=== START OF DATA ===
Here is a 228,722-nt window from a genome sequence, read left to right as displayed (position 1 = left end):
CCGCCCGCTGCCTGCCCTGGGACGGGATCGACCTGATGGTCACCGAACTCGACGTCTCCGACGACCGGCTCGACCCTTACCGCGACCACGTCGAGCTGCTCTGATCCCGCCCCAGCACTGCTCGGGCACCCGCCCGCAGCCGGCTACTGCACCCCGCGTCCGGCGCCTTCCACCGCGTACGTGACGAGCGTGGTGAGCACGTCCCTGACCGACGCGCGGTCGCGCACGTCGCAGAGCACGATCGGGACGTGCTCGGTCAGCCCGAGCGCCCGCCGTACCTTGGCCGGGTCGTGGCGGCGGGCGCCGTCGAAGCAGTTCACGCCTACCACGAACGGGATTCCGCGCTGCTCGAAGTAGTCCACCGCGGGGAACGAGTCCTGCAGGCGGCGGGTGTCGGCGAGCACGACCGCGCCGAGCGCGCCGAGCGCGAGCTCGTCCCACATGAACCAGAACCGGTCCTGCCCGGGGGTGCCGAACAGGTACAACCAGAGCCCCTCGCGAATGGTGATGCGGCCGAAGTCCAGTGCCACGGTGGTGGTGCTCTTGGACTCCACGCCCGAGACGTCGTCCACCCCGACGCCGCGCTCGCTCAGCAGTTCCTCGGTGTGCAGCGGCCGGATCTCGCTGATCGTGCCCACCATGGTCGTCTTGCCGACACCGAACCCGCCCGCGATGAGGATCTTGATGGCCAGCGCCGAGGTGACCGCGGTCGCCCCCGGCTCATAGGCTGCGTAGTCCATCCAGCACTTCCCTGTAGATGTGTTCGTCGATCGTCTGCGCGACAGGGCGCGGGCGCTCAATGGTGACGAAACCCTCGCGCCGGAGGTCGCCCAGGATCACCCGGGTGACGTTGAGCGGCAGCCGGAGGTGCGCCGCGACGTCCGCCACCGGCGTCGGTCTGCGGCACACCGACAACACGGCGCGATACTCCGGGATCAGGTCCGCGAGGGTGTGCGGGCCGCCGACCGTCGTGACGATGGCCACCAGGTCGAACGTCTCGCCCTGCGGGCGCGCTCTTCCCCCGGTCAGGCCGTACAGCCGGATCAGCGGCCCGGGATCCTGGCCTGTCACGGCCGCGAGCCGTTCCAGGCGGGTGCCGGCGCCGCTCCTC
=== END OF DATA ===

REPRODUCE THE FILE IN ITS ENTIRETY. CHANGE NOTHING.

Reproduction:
Here is a 228,722-nt window from a genome sequence, read left to right as displayed (position 1 = left end):
CCGCCCGCTGCCTGCCCTGGGACGGGATCGACCTGATGGTCACCGAACTCGACGTCTCCGACGACCGGCTCGACCCTTACCGCGACCACGTCGAGCTGCTCTGATCCCGCCCCAGCACTGCTCGGGCACCCGCCCGCAGCCGGCTACTGCACCCCGCGTCCGGCGCCTTCCACCGCGTACGTGACGAGCGTGGTGAGCACGTCCCTGACCGACGCGCGGTCGCGCACGTCGCAGAGCACGATCGGGACGTGCTCGGTCAGCCCGAGCGCCCGCCGTACCTTGGCCGGGTCGTGGCGGCGGGCGCCGTCGAAGCAGTTCACGCCTACCACGAACGGGATTCCGCGCTGCTCGAAGTAGTCCACCGCGGGGAACGAGTCCTGCAGGCGGCGGGTGTCGGCGAGCACGACCGCGCCGAGCGCGCCGAGCGCGAGCTCGTCCCACATGAACCAGAACCGGTCCTGCCCGGGGGTGCCGAACAGGTACAACCAGAGCCCCTCGCGAATGGTGATGCGGCCGAAGTCCAGTGCCACGGTGGTGGTGCTCTTGGACTCCACGCCCGAGACGTCGTCCACCCCGACGCCGCGCTCGCTCAGCAGTTCCTCGGTGTGCAGCGGCCGGATCTCGCTGATCGTGCCCACCATGGTCGTCTTGCCGACACCGAACCCGCCCGCGATGAGGATCTTGATGGCCAGCGCCGAGGTGACCGCGGTCGCCCCCGGCTCATAGGCTGCGTAGTCCATCCAGCACTTCCCTGTAGATGTGTTCGTCGATCGTCTGCGCGACAGGGCGCGGGCGCTCAATGGTGACGAAACCCTCGCGCCGGAGGTCGCCCAGGATCACCCGGGTGACGTTGAGCGGCAGCCGGAGGTGCGCCGCGACGTCCGCCACCGGCGTCGGTCTGCGGCACACCGACAACACGGCGCGATACTCCGGGATCAGGTCCGCGAGGGTGTGCGGGCCGCCGACCGTCGTGACGATGGCCACCAGGTCGAACGTCTCGCCCTGCGGGCGCGCTCTTCCCCCGGTCAGGCCGTACAGCCGGATCAGCGGCCCGGGATCCTGGCCTGTCACGGCCGCGAGCCGTTCCAGGCGGGTGCCGGCGCCGCTCCTC